Alaska lawmakers got a gas pipeline reality check this week in Washington DC (LINK to the full story in the News Miner)
Rep. Jay Ramras, R-Fairbanks : “I’m concerned if it’s left up to the economics of the project, it is probably not going to happen. It’s quite doubtful.”A year ago the $500 million AGIA inducement sounded like a lot money - now it make take a whole lot more to get moving on the gas pipeline. Or maybe fiscal certainty?
Rep. Mark Neuman, R-Anchorage, said an estimated trillions of cubic feet of shale formation gas has been located within the past few years.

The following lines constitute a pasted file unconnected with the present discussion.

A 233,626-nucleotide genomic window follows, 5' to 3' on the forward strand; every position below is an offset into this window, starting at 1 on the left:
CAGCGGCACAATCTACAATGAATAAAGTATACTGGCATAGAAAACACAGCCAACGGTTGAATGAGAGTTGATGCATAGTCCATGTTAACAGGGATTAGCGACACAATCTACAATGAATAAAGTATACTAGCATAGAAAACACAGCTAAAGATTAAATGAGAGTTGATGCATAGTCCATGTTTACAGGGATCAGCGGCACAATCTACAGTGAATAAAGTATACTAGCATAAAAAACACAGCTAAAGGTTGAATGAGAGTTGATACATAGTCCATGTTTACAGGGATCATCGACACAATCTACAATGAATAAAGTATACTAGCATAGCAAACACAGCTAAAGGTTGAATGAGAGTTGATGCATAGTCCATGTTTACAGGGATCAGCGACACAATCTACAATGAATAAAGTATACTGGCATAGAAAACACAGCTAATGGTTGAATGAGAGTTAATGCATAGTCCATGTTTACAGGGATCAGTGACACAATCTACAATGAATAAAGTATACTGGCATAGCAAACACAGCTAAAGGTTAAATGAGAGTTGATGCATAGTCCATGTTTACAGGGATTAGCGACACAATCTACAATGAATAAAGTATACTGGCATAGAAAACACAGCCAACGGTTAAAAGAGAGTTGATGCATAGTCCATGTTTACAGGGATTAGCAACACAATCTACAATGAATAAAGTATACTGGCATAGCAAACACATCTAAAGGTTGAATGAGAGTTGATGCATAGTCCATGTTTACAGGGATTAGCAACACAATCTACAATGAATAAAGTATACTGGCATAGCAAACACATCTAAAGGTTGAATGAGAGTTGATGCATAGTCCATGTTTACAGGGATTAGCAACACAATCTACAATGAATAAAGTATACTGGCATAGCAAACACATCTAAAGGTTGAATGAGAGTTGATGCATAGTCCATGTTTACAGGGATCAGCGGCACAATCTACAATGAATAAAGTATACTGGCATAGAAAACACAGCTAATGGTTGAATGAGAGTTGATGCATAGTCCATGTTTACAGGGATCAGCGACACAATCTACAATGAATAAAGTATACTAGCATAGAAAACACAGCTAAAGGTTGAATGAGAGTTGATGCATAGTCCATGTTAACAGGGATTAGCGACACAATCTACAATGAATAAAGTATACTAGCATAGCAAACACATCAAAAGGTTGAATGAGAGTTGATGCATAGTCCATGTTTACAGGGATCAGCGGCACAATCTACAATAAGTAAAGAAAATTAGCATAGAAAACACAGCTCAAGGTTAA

Denali’s vice president for external affairs Scott Jepsen: “We have a long-term view. The gas pipeline has to be economical, and it has to be able to compete with other sources of natural gas. Long-term, we do believe there is space (for Alaska gas).”
Would knowing the future tax rates help free market forces finance a pipeline? That would beat the penniless beggar approach. The time has come to re-think the inducements and tune up the project economics on a free market basis.